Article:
Restless City is one of a growing number of movies by directors who emphasize visual content at the expense of traditional narrative, and who rebel against the frenetic pace and frantic cutting that dominates contemporary cinema. It's a "movement" that includes Steve McQueen ( Shame, Hunger), Nick Refn ( Drive), and founder/guru Terrence Malick ( Tree of Life).
Restless City has the same mannered staging. Characters pose questions, answers arrive some minutes later. In that span, Jason Statham in Safe could have beaten up 35 people.
If it is a movement, not everyone is a fan. One wag last year proposed filming a staring match between Ryan Gosling of Drive and Michael Fassbender of Shame. Would there be enough film in Hollywood to record this unblinking, wordless encounter?
Is there no middle ground? Well, yes. We note that Restless City is photographed by Bradford Young, who did Pariah, another small-budget independent that looked wonderful, and yet, for all of its obvious budgetary limitations, had the advantage of a canny, quietly riveting story. (Young already rivals Ernest Dickerson for his ability to capture subtle variations in the skin tones of black actors).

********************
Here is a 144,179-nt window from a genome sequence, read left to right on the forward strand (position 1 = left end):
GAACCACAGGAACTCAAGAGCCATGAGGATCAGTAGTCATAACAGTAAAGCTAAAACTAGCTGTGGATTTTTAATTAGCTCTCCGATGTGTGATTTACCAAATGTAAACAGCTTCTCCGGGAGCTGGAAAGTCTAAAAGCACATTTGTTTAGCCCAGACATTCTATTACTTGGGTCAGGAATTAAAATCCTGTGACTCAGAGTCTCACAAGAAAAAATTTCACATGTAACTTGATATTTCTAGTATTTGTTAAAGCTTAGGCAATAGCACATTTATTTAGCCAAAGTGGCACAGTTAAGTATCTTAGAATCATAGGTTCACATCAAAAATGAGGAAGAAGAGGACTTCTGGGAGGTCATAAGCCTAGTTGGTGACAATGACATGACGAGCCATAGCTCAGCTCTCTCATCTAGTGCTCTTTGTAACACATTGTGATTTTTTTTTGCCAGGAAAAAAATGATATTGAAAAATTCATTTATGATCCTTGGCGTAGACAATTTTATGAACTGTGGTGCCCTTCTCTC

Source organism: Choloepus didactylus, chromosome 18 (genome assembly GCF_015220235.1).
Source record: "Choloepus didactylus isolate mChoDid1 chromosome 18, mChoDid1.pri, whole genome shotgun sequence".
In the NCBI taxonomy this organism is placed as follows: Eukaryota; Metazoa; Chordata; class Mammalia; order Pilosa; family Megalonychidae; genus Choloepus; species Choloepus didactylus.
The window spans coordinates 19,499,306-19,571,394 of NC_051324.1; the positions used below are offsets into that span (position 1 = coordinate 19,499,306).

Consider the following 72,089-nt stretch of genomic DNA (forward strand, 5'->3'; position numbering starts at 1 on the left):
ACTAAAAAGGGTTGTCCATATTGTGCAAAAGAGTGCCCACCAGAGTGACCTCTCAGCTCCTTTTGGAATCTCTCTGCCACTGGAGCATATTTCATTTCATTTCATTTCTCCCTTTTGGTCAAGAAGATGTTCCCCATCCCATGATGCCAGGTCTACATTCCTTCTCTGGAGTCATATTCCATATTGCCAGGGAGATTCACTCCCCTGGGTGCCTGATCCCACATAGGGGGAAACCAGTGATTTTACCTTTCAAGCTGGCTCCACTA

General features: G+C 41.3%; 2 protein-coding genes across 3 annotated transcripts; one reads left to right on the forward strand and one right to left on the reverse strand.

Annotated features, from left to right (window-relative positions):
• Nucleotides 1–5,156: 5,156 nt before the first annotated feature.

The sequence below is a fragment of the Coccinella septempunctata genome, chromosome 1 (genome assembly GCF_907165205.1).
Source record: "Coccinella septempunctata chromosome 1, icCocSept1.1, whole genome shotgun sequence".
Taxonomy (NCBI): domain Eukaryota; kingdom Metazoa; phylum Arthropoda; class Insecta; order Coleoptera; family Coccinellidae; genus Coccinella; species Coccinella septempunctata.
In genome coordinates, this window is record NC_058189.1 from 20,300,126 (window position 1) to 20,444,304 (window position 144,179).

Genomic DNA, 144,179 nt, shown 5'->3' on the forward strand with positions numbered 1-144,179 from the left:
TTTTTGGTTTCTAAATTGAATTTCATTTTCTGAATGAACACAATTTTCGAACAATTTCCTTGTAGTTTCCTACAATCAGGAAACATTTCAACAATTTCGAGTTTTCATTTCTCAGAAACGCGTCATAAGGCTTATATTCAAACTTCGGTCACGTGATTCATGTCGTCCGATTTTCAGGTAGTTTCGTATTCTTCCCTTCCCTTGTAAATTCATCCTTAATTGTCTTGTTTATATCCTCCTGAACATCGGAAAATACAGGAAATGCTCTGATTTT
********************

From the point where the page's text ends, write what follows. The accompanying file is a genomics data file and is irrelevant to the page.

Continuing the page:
Images bring you closer to characters, but so does a well-written screenplay. Dosunmu obviously wants us to empathize with the vulnerable lives of the immigrants, scraping out a living, preyed upon by black-market bosses who both enable and exploit their subsistence lives. Violent episodes explode and recede, but without context and emotional connection, they're sometimes just pictures.
Contact Gary Thompson at 215-854-5992 or firstname.lastname@example.org. Read his blog, "Keep It Reel," at www.philly.com/keepitreel.